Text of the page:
Try using a heating pad on a low or medium setting for 15 to 20 minutes every 2 or 3 hours. Try a warm shower in place of one session with the heating pad. You can also buy single-use heat wraps that last up to 8 hours. You can also try an ice pack for 10 to 15 minutes every 2 to 3 hours. There is not strong evidence that either heat or ice will help. But you can try them to see if they help.
Avoid activities such as lifting and sports that make pain and
Place a special pillow or a tightly rolled-up towel under your
neck while you sleep. Do not use your regular pillow at the same time.
You can try using a soft foam collar to support your neck for short periods of time. You can probably buy
one at a drugstore. Do not wear the collar more than 2 or 3 days unless your
doctor tells you to do so.
Talk with your doctor about whether physical therapy could help
Return to your normal daily activities as soon as
It takes up to 3 months for the neck to heal, even though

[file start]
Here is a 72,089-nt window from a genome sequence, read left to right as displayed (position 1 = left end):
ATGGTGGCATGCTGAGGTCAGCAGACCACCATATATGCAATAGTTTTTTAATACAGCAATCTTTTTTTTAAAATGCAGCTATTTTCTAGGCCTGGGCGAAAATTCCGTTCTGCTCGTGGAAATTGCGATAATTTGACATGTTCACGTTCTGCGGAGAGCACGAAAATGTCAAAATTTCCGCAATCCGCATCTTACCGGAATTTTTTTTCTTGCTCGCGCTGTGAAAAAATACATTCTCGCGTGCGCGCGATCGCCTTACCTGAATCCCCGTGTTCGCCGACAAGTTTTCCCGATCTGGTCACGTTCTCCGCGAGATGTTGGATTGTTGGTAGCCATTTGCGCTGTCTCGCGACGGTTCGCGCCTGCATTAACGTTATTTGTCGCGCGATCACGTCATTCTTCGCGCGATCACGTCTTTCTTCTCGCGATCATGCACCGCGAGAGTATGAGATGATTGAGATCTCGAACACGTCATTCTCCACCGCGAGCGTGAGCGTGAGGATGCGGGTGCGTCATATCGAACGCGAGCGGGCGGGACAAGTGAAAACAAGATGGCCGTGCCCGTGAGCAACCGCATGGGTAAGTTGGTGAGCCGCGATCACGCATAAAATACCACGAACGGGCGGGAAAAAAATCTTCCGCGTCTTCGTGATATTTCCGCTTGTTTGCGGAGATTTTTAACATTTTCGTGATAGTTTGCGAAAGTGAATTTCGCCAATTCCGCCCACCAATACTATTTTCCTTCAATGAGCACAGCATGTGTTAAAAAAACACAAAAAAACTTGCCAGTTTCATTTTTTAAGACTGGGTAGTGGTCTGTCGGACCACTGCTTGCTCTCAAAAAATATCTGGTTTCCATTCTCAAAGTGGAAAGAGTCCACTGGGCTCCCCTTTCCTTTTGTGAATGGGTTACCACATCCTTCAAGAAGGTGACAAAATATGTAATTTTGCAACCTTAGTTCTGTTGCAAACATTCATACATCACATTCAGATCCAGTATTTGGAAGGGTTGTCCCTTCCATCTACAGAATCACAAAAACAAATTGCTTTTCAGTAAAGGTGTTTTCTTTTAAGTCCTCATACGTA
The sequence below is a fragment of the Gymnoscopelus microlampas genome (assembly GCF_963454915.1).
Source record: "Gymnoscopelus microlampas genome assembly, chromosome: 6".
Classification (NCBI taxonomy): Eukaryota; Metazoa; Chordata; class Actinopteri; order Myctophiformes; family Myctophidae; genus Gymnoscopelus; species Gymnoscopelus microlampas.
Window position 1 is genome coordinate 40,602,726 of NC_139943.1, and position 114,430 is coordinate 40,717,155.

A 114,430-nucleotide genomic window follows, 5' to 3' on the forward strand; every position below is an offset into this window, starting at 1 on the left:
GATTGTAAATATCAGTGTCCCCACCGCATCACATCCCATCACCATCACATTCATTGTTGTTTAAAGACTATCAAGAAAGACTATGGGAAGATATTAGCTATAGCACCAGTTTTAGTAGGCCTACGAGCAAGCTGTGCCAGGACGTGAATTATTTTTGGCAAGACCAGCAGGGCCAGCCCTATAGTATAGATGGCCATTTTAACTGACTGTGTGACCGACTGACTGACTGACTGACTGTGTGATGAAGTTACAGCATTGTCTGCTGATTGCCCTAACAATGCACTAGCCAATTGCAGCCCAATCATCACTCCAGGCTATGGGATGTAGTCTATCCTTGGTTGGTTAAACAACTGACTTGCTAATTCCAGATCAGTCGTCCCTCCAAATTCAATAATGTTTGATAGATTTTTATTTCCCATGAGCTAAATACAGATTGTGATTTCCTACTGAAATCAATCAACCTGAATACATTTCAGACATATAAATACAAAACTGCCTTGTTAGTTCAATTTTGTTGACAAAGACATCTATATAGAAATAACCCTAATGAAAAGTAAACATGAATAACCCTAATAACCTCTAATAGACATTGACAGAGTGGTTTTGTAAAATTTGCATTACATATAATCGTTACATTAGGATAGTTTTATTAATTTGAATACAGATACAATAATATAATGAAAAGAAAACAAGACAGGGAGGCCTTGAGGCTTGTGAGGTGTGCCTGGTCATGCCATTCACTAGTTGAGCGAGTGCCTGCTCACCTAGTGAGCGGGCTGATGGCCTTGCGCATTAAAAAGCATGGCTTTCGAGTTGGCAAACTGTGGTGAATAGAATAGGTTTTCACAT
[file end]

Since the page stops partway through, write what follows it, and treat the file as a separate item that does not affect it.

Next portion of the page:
most pain may be gone in less time. More severe whiplash may take longer, but
it usually improves within 6 to 12 months.
After your neck pain is
gone, do exercises to stretch your neck and back and make them stronger. Your
doctor or physical therapist can tell you which exercises are best.
How can you prevent whiplash?
prevent whiplash when you drive, always wear your seat belt and adjust your
headrest to the proper height.
This information is produced and provided by the National
Institute (NCI). The information in this topic may have changed since it was written. For the most current information, contact the National
Institute via the Internet web site at http://
.gov or call 1-800-4-CANCER.
WebMD Medical Reference from Healthwise
November 14, 2014
This information is not intended to replace the advice of a doctor.
Healthwise disclaims any liability for the decisions you make based on this